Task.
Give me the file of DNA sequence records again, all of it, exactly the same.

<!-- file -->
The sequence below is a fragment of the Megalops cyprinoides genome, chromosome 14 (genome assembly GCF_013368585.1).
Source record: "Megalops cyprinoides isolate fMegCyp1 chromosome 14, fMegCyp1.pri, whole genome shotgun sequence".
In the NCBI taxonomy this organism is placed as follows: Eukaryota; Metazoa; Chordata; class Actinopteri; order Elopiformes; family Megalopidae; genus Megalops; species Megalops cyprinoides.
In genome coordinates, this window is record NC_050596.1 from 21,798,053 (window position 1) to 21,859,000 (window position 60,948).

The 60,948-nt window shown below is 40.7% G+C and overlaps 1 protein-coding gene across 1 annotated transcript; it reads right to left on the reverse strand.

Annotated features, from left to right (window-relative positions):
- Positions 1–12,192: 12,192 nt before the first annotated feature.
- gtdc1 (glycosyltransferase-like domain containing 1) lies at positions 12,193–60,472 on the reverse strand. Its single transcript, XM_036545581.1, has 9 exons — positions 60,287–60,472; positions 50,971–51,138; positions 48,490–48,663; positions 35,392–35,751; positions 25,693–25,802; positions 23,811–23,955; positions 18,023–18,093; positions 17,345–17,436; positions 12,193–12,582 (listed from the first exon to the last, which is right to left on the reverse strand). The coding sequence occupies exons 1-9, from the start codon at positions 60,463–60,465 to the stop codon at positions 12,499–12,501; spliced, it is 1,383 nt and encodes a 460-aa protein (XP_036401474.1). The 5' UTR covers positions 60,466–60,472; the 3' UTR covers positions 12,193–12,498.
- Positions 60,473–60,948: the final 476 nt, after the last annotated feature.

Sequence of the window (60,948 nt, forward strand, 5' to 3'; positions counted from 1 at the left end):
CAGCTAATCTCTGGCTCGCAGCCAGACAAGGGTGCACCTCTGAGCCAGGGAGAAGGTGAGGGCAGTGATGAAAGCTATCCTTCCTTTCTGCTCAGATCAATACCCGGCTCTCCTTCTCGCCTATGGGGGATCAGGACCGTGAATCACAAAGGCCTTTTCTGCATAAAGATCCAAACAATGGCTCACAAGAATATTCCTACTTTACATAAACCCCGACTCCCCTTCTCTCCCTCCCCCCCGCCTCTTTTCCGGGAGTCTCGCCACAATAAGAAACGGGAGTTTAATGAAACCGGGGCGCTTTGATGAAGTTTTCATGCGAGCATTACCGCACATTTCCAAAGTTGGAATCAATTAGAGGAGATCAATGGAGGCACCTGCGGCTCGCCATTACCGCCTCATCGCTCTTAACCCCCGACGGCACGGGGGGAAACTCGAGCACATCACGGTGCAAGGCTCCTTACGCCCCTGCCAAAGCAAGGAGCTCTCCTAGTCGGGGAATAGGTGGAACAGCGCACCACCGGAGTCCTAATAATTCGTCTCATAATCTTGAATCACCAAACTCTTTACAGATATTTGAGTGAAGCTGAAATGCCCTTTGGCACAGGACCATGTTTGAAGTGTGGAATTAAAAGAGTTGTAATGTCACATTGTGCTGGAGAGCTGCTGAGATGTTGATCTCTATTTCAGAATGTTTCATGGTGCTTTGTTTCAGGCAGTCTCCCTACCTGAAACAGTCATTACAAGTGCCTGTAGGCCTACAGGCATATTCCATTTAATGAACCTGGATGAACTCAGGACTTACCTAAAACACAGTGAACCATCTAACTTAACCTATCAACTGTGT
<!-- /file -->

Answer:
The sequence below is a fragment of the Megalops cyprinoides genome, chromosome 14 (genome assembly GCF_013368585.1).
Source record: "Megalops cyprinoides isolate fMegCyp1 chromosome 14, fMegCyp1.pri, whole genome shotgun sequence".
In the NCBI taxonomy this organism is placed as follows: Eukaryota; Metazoa; Chordata; class Actinopteri; order Elopiformes; family Megalopidae; genus Megalops; species Megalops cyprinoides.
In genome coordinates, this window is record NC_050596.1 from 21,798,053 (window position 1) to 21,859,000 (window position 60,948).

The 60,948-nt window shown below is 40.7% G+C and overlaps 1 protein-coding gene across 1 annotated transcript; it reads right to left on the reverse strand.

Annotated features, from left to right (window-relative positions):
- Positions 1–12,192: 12,192 nt before the first annotated feature.
- gtdc1 (glycosyltransferase-like domain containing 1) lies at positions 12,193–60,472 on the reverse strand. Its single transcript, XM_036545581.1, has 9 exons — positions 60,287–60,472; positions 50,971–51,138; positions 48,490–48,663; positions 35,392–35,751; positions 25,693–25,802; positions 23,811–23,955; positions 18,023–18,093; positions 17,345–17,436; positions 12,193–12,582 (listed from the first exon to the last, which is right to left on the reverse strand). The coding sequence occupies exons 1-9, from the start codon at positions 60,463–60,465 to the stop codon at positions 12,499–12,501; spliced, it is 1,383 nt and encodes a 460-aa protein (XP_036401474.1). The 5' UTR covers positions 60,466–60,472; the 3' UTR covers positions 12,193–12,498.
- Positions 60,473–60,948: the final 476 nt, after the last annotated feature.

Sequence of the window (60,948 nt, forward strand, 5' to 3'; positions counted from 1 at the left end):
CAGCTAATCTCTGGCTCGCAGCCAGACAAGGGTGCACCTCTGAGCCAGGGAGAAGGTGAGGGCAGTGATGAAAGCTATCCTTCCTTTCTGCTCAGATCAATACCCGGCTCTCCTTCTCGCCTATGGGGGATCAGGACCGTGAATCACAAAGGCCTTTTCTGCATAAAGATCCAAACAATGGCTCACAAGAATATTCCTACTTTACATAAACCCCGACTCCCCTTCTCTCCCTCCCCCCCGCCTCTTTTCCGGGAGTCTCGCCACAATAAGAAACGGGAGTTTAATGAAACCGGGGCGCTTTGATGAAGTTTTCATGCGAGCATTACCGCACATTTCCAAAGTTGGAATCAATTAGAGGAGATCAATGGAGGCACCTGCGGCTCGCCATTACCGCCTCATCGCTCTTAACCCCCGACGGCACGGGGGGAAACTCGAGCACATCACGGTGCAAGGCTCCTTACGCCCCTGCCAAAGCAAGGAGCTCTCCTAGTCGGGGAATAGGTGGAACAGCGCACCACCGGAGTCCTAATAATTCGTCTCATAATCTTGAATCACCAAACTCTTTACAGATATTTGAGTGAAGCTGAAATGCCCTTTGGCACAGGACCATGTTTGAAGTGTGGAATTAAAAGAGTTGTAATGTCACATTGTGCTGGAGAGCTGCTGAGATGTTGATCTCTATTTCAGAATGTTTCATGGTGCTTTGTTTCAGGCAGTCTCCCTACCTGAAACAGTCATTACAAGTGCCTGTAGGCCTACAGGCATATTCCATTTAATGAACCTGGATGAACTCAGGACTTACCTAAAACACAGTGAACCATCTAACTTAACCTATCAACTGTGT